You might have heard, the security protocol used to protect the vast majority of WiFi connections has been cracked, potentially exposing wireless Internet traffic to malicious eavesdroppers and attacks. Peru is far from a dark, disconnected corner when it comes to Internet access.
So now more than ever, with the convenience of widespread WiFi and cell service comes increased risk that cyber-criminals will try to steal your personal information.
Researchers revealed the new exploit called KRACK takes advantage of vulnerabilities in standard WPA2 Wi-Fi security. WPA1 is also affected and KRACK renders the even more antiquated WEP security completely worthless.
Wired magazine recommends that everyone “install updates for as many of your devices as possible as soon as they come out, and make sure you only share sensitive data on sites that use HTTPS encryption.” HTTPS stands for HyperText Transfer Protocol, with an S appended for “Secure.”
Fertur Peru Travel recently upgraded its Web sites and internal platform to HTTPS, which protects our web traffic using an encryption protocol called SSL or TLS.
Almost all the hotels in Peru’s major tourist destinations, like Lima, Arequipa and Cusco, offer WiFi, most for free as a courtesy service for guests. Even some of Peru’s remotest destinations, be they jungle outposts or Andean Inca ruins, have hotspots providing a few precious bars of Wi-Fi.
It’s not uncommon now to see visitors at Machu Picchu pull out their cell phones to call home or instantly upload a keepsake photograph to their Instagram or Facebook.
But here’s the reality.
Peru ranks seventh among the countries most affected by cyber crime in South America, registering losses projected to reach $4.8 billion by the end of 2017, business daily Gestión reported in August.
With that in mind, here’s some advice on how to keep your web activity as safe and secure as possible during your travels in South American in general and Peru in particular.
- Run operating system security updates at home before embarking on your trip. Plugging that security hole with a simple click at home will keep you much safer from cyber criminals during your vacation. Clicking on a security patch that pops up your screen in the hotel room should be cautiously scrutinized.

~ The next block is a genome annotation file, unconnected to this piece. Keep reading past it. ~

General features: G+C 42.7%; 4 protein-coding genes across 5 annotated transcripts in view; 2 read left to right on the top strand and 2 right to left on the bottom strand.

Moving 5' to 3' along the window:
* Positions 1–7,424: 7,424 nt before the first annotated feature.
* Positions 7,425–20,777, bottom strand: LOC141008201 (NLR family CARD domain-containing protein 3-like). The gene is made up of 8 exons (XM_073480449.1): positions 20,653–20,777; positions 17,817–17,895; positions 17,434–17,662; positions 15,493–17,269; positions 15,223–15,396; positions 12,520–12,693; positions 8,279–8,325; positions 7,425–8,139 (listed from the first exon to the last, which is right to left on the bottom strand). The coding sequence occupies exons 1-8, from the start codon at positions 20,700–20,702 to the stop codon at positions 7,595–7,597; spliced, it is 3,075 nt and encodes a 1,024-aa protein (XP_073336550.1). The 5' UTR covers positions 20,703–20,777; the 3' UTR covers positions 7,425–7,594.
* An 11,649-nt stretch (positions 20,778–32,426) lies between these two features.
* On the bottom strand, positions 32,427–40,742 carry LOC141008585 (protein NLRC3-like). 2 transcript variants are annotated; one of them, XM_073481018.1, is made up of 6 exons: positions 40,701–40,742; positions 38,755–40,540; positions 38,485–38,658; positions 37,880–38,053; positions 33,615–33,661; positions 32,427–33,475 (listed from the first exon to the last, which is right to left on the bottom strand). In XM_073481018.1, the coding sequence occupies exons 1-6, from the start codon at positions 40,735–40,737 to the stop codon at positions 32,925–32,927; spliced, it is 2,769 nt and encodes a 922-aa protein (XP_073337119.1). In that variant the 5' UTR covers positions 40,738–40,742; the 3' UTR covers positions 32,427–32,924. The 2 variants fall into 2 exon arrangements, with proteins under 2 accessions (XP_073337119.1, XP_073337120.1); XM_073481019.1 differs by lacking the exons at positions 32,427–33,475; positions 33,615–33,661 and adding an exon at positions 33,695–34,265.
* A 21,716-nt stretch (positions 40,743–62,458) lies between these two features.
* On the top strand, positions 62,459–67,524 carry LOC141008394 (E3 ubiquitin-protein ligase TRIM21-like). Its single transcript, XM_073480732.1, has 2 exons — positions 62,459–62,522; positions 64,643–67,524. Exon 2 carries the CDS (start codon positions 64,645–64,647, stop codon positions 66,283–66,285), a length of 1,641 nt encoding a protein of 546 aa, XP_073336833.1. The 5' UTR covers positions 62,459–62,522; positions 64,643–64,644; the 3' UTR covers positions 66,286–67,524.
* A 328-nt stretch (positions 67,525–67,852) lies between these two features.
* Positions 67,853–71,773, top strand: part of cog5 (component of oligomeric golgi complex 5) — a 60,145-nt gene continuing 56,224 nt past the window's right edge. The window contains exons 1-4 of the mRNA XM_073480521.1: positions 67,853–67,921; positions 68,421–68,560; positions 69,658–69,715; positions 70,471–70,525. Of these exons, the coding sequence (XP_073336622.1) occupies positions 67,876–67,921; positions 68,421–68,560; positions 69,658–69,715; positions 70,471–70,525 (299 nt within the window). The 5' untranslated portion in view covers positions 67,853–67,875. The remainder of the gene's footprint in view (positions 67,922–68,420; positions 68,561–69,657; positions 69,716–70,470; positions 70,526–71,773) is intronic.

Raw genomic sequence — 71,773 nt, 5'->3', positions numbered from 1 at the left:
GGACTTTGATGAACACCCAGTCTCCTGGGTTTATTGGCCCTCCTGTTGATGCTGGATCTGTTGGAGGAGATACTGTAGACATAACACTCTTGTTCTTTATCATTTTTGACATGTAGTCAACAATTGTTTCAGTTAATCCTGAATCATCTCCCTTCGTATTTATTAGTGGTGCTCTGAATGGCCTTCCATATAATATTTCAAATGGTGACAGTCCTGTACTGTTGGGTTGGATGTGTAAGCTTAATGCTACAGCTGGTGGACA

- Clear the cache on your laptop and back it up before leaving home and clear all passwords you might have saved on your browser.
- Travel with a strong antivirus software installed on your laptop, like Kaspersky Total Security, which not only provides real time filtering to detect malware, but also offers strong protection against key logging.
- An encrypted password manager program is also highly recommended, like Kaspersky’s, LastPass, KeePass, RoboForm, etc.
- Enable two-factor authentication on your laptop and hand-held devices for web services you believe you just can’t do without (Google/Gmail, Facebook, Instagram, etc.). That way if an intruder does manage to get your password, the service sends a second code, usually via SMS, as an added layer of security to ensure it’s really you.
- Use HTTPS (a secured Hyper Text Transfer Protocol Secure) connection whenever possible online to encrypt the data between your browser and the website that you are connected to.For just this purpose, The Tor Project and the Electronic Frontier Foundation developed an extension for Chrome, Firefox and Opera called HTTPS Everywhere, encrypts communications with many major websites.
- Consider using a virtual private network (VPN) service to further encrypt your connection and help block digital eavesdroppers and snoopers. The paid VPN services are better than the free ones, which tend to provide limited bandwidth that can slow you down, but choose your provider carefully.
- Most hotels in Peru will generally employ a modicum of security sense when it comes to setting up their Wi-Fi networks, but even, so they could do a much better job setting strong access passwords and changing them with more frequency. If the receptionist tells you that the password is some iconic Inca name or word, like “Pachacuti,” “Chasqui” or “Intihuatana,” that should set off alarm bells to employ even more vigilance.
- Avoid online financial transactions as much as possible. Try to limit your Internet use to nonsensitive activities. Using some or all the above mentioned precautions, post updates to your Facebook, browse news sites and communicate via email with your loved ones back home. But be careful not to reveal too much personal information about yourself, nor a steady stream of news about your specific whereabouts or your itinerary.
- Do a full update of your anti-virus database as soon as you get home and run a full scan.